Sex Pistols turned down Olympics performance because organisers wanted to censor songs
Adam Sherwin is Media Correspondent at The Independent and an award-winning writer who specialises in covering the entertainment, broadcasting, music and popular culture industries. Previously Media writer and diarist at The Times, he was a co-founder of the Beehive City media and entertainment website. As regular contributor to BBC London 94.9 Radio station, he was named Music Business writer of the year at the awards of influential music industry site Record of the Day in 2006.
Thursday 19 April 2012
The Sex Pistols turned down an invitation to perform at the Olympics’ opening ceremony because the organisers wanted to censor one of their most famous songs, John Lydon has revealed.
The Pistols were asked to perform their 1977 single Pretty Vacant but Lydon, formerly Johnny Rotten, would not have been allowed to sing “vacant”, with his provocative emphasis on the final syllable.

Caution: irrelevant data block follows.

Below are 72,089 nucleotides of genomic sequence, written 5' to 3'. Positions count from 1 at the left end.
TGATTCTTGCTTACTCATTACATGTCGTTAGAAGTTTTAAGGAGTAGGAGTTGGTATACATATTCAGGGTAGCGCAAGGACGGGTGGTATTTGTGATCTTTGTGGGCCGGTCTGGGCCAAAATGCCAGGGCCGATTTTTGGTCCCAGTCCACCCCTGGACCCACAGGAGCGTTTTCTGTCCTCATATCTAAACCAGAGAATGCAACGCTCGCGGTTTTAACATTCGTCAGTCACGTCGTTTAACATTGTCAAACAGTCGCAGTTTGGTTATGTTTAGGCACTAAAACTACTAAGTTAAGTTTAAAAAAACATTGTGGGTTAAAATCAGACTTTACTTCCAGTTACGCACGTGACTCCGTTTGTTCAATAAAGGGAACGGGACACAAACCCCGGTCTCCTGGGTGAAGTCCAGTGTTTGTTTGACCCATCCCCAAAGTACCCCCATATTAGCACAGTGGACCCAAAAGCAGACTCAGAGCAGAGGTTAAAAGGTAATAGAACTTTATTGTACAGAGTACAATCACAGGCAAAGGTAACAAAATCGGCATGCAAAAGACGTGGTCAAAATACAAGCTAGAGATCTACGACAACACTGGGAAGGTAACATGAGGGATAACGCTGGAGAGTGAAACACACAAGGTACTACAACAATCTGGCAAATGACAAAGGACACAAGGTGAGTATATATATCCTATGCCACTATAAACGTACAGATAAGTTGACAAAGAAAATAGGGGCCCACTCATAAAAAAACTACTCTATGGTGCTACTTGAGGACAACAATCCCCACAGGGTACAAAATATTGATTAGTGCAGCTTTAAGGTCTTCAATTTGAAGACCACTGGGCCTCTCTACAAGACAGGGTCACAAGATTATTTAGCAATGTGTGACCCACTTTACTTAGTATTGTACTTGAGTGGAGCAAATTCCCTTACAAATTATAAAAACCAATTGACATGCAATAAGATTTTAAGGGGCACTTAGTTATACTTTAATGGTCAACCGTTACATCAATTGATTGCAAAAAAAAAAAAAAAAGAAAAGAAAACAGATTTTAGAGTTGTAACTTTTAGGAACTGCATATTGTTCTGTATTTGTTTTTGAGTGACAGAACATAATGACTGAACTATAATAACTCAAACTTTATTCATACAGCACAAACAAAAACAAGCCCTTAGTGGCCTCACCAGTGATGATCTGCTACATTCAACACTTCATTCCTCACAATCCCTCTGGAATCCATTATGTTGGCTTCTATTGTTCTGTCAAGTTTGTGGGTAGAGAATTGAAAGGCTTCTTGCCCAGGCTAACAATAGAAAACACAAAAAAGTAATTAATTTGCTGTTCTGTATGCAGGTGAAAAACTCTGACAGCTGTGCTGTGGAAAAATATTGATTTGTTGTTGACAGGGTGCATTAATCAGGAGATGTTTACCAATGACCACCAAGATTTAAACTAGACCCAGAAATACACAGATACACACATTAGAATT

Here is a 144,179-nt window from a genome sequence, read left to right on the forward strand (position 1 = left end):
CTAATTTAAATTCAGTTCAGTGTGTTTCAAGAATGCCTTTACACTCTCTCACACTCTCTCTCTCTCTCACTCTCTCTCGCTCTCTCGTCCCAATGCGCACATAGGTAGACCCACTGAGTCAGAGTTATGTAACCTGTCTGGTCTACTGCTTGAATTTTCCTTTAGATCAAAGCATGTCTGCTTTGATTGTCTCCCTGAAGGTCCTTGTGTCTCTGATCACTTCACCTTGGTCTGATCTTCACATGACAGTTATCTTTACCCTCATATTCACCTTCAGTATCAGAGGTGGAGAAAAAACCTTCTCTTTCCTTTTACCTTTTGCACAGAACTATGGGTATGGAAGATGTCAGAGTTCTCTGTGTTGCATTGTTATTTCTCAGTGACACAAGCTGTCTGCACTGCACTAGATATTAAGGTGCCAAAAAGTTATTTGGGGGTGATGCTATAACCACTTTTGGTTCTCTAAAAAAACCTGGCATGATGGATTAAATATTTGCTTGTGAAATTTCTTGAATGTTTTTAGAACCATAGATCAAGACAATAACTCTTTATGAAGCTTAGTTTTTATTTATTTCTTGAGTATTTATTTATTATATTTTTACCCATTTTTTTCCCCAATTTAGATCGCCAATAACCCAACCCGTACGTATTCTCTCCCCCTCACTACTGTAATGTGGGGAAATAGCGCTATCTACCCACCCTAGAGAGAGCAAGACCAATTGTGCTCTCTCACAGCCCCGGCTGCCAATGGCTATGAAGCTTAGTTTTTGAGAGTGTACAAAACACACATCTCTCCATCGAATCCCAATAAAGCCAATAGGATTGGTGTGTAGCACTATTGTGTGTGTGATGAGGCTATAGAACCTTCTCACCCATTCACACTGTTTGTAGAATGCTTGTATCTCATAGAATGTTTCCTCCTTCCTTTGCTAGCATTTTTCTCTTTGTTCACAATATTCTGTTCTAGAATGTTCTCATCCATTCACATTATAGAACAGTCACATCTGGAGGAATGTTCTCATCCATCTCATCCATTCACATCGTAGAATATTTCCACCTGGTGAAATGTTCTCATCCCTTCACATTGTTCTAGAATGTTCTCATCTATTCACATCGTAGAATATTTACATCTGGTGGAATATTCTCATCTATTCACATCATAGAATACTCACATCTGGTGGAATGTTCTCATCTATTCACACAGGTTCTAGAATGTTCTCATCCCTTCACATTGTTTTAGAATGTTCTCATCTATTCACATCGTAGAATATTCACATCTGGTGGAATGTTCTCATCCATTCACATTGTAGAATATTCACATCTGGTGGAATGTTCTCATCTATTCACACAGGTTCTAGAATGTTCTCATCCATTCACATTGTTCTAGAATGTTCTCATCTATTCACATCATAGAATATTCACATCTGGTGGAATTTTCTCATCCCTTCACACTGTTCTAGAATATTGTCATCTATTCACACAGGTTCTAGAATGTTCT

“They tried to get us involved in the Olympics,” Lydon confirmed. “What they wanted was, they’re going to do this thing where celebrities go around the stadium on the back of flat-top lorries.
“So there will be Naomi Campbell in a Vivienne Westwood dress, followed by Madness doing ‘Baggy Trousers’, and then the Pistols doing ‘Pretty Vacant’. But without the ‘vay-cunt’, just ‘pretty’ and the word ‘censored’.
Lydon’s answer to the Locog organising committee was “‘no fucking way.’ Don’t need it, don’t want it,” he told the NME.
The punk star, 56, will play no part in the Summer’s festivities after this week saying that he wants no part in a web campaign to get a 35th anniversary re-release of The Sex Pistols’ God Save The Queen to number one during the week of the Diamond Jubilee.
The Closing Ceremony, called A Symphony Of British Music, would have followed the example of the 2006 Super Bowl half-time show, during which the NFL muted Sir Mick Jagger’s microphone to mask “suggestive lyrics” in the band’s songs Start Me Up and Rough Justice.
Although describing the censorship as “absolutely ridiculous and completely unnecessary”, the band complied.
The incident echoed the band's performance on The Ed Sullivan Show in 1967, when the host demanded the Stones change the lyrics to Let’s Spend the Night Together. As ordered, Jagger sang “let's spend some time together,” but he rolled his eyes for effect.
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